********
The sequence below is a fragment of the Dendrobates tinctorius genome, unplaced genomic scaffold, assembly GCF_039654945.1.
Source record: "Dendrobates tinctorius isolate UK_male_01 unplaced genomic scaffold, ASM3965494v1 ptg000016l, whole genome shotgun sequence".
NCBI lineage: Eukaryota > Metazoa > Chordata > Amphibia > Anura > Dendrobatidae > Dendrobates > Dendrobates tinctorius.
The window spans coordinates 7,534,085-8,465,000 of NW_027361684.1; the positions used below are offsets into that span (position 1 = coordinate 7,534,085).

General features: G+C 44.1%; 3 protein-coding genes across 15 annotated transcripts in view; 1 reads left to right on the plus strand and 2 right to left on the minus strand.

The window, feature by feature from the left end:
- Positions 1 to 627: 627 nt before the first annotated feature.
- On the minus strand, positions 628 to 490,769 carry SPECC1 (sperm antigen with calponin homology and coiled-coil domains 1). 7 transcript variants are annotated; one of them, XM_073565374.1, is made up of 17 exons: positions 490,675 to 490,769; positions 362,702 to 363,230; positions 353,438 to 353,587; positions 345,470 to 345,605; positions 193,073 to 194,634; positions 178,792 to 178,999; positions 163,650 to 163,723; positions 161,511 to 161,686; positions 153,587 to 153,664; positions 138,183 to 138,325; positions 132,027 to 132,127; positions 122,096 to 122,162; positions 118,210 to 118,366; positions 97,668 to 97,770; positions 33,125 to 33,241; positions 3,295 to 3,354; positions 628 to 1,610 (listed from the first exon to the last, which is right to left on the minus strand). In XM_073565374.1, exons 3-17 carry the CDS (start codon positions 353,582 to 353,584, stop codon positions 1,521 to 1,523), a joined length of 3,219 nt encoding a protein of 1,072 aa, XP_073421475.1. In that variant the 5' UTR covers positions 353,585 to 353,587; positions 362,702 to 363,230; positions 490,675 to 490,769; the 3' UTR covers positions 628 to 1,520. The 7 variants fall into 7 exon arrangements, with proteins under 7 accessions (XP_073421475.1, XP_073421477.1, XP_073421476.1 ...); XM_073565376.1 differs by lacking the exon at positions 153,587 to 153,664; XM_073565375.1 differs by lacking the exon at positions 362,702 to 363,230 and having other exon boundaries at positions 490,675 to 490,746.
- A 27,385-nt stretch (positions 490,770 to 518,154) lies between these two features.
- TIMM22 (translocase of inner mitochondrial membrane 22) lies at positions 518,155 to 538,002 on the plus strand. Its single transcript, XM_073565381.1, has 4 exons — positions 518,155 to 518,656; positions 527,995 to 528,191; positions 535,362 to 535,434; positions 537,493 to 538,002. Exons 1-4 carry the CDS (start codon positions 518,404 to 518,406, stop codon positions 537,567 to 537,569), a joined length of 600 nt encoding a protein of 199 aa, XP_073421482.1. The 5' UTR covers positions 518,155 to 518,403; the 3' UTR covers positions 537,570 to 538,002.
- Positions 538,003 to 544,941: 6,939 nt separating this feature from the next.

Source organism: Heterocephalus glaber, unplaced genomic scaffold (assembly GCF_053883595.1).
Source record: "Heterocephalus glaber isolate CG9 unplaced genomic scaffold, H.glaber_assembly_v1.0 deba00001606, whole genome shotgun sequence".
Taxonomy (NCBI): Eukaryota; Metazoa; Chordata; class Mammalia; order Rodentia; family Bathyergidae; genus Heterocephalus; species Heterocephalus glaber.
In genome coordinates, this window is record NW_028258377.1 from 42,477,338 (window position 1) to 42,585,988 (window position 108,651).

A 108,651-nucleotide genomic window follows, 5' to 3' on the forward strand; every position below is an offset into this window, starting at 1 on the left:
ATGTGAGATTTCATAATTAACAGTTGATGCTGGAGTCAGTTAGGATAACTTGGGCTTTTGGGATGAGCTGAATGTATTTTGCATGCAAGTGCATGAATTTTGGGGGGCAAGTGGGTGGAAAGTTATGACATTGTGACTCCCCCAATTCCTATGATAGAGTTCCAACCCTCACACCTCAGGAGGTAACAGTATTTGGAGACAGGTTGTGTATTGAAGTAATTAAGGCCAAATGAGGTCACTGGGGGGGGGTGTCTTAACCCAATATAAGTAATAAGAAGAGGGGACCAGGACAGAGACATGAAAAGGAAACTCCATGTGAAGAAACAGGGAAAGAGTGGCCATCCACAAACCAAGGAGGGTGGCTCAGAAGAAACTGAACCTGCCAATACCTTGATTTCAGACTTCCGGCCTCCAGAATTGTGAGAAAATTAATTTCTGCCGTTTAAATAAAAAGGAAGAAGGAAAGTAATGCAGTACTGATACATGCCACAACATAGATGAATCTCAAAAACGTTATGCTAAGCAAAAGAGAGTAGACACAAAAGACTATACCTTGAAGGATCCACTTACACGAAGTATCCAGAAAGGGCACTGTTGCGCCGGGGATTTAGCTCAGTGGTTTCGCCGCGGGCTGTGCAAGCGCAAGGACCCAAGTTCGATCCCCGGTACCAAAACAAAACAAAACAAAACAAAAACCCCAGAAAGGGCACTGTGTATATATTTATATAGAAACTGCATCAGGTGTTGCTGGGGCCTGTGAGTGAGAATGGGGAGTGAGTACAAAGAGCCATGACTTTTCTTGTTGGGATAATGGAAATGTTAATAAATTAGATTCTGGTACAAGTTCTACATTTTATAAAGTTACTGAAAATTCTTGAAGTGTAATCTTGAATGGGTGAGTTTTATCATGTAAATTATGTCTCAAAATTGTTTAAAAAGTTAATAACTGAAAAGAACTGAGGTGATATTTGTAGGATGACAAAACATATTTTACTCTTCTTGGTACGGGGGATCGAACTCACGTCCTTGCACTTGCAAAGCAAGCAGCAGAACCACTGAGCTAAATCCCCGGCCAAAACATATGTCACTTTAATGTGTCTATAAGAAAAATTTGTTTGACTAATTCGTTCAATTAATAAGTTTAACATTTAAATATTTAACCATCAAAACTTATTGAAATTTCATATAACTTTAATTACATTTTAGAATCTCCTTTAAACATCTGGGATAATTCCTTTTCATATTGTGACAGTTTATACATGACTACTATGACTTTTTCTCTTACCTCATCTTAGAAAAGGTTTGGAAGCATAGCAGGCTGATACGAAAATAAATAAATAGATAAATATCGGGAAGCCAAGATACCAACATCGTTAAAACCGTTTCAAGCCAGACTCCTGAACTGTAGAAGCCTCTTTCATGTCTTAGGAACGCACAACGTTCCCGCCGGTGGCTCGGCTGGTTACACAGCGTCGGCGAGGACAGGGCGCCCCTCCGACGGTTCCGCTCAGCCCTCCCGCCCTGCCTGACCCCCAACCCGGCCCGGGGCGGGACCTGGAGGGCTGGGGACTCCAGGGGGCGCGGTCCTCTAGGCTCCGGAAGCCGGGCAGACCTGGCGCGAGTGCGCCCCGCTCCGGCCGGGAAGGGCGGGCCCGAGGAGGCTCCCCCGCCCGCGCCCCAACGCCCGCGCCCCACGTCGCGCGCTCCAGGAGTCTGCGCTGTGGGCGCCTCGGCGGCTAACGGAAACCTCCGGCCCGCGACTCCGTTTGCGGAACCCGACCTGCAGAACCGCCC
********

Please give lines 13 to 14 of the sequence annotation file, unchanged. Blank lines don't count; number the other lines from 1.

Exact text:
Source record: "Heterocephalus glaber isolate CG9 unplaced genomic scaffold, H.glaber_assembly_v1.0 deba00001606, whole genome shotgun sequence".
Taxonomy (NCBI): Eukaryota; Metazoa; Chordata; class Mammalia; order Rodentia; family Bathyergidae; genus Heterocephalus; species Heterocephalus glaber.